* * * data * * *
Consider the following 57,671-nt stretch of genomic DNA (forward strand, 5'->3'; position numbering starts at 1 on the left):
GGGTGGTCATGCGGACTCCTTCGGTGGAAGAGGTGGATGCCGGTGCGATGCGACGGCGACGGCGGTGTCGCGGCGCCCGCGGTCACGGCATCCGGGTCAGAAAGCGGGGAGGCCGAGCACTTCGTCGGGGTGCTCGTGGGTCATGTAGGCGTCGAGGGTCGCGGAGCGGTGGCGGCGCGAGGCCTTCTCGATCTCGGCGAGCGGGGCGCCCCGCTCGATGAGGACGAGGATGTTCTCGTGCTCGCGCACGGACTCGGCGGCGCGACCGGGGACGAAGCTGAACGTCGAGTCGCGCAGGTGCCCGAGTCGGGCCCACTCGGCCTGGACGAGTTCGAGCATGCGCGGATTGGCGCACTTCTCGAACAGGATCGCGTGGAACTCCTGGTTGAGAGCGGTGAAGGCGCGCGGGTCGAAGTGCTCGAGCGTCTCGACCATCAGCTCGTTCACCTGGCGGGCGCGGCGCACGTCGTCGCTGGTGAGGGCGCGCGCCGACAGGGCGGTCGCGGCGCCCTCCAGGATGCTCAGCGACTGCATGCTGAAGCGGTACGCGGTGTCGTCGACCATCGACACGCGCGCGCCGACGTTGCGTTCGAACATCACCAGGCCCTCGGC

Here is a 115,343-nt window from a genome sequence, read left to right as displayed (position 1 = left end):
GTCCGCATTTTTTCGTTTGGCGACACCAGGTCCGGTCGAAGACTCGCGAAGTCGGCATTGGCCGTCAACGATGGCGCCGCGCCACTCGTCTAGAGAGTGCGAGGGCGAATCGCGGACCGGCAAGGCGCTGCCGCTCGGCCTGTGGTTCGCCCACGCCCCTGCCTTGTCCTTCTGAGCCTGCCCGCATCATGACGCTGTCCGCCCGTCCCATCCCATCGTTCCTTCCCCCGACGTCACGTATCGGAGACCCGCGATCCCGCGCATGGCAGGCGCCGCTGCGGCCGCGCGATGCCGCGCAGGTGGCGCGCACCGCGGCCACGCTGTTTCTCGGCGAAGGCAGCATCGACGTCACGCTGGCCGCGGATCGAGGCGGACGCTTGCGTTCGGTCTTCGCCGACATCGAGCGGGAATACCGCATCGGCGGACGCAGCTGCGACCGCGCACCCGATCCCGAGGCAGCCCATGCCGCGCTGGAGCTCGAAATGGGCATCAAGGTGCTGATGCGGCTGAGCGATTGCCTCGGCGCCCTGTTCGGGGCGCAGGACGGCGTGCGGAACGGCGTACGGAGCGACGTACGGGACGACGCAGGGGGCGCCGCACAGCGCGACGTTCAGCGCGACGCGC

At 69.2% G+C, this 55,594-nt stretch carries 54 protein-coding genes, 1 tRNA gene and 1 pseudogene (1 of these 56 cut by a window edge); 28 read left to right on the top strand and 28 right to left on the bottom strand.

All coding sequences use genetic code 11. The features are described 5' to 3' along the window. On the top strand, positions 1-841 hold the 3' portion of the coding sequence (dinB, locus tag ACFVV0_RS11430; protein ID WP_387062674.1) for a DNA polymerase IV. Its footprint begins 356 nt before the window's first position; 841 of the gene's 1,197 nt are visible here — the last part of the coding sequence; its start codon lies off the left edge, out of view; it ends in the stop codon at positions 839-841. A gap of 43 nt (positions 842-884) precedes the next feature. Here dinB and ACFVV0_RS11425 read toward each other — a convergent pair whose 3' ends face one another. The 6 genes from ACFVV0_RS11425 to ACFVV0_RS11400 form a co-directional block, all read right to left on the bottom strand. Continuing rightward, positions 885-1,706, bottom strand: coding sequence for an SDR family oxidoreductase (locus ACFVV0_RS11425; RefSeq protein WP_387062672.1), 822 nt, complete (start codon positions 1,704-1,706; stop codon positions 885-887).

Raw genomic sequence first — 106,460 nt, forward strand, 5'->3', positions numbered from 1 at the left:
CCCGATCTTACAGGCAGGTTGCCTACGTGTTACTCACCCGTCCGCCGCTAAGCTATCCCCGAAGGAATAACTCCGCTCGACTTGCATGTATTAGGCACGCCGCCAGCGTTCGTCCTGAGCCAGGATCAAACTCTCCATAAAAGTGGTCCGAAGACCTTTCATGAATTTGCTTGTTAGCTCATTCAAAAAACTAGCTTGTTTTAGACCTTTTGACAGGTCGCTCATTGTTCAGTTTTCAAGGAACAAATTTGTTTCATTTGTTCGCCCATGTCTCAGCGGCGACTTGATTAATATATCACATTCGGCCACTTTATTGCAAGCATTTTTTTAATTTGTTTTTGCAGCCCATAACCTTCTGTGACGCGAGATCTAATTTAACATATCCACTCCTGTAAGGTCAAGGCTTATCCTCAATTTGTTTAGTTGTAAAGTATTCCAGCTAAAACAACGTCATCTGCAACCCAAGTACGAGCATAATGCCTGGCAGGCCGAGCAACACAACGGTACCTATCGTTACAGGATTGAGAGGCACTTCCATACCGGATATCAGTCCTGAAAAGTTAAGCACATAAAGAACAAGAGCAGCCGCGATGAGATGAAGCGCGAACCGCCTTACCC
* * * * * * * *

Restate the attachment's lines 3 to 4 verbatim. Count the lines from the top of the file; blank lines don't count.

Here is a 115,343-nt window from a genome sequence, read left to right as displayed (position 1 = left end):
GTCCGCATTTTTTCGTTTGGCGACACCAGGTCCGGTCGAAGACTCGCGAAGTCGGCATTGGCCGTCAACGATGGCGCCGCGCCACTCGTCTAGAGAGTGCGAGGGCGAATCGCGGACCGGCAAGGCGCTGCCGCTCGGCCTGTGGTTCGCCCACGCCCCTGCCTTGTCCTTCTGAGCCTGCCCGCATCATGACGCTGTCCGCCCGTCCCATCCCATCGTTCCTTCCCCCGACGTCACGTATCGGAGACCCGCGATCCCGCGCATGGCAGGCGCCGCTGCGGCCGCGCGATGCCGCGCAGGTGGCGCGCACCGCGGCCACGCTGTTTCTCGGCGAAGGCAGCATCGACGTCACGCTGGCCGCGGATCGAGGCGGACGCTTGCGTTCGGTCTTCGCCGACATCGAGCGGGAATACCGCATCGGCGGACGCAGCTGCGACCGCGCACCCGATCCCGAGGCAGCCCATGCCGCGCTGGAGCTCGAAATGGGCATCAAGGTGCTGATGCGGCTGAGCGATTGCCTCGGCGCCCTGTTCGGGGCGCAGGACGGCGTGCGGAACGGCGTACGGAGCGACGTACGGGACGACGCAGGGGGCGCCGCACAGCGCGACGTTCAGCGCGACGCGC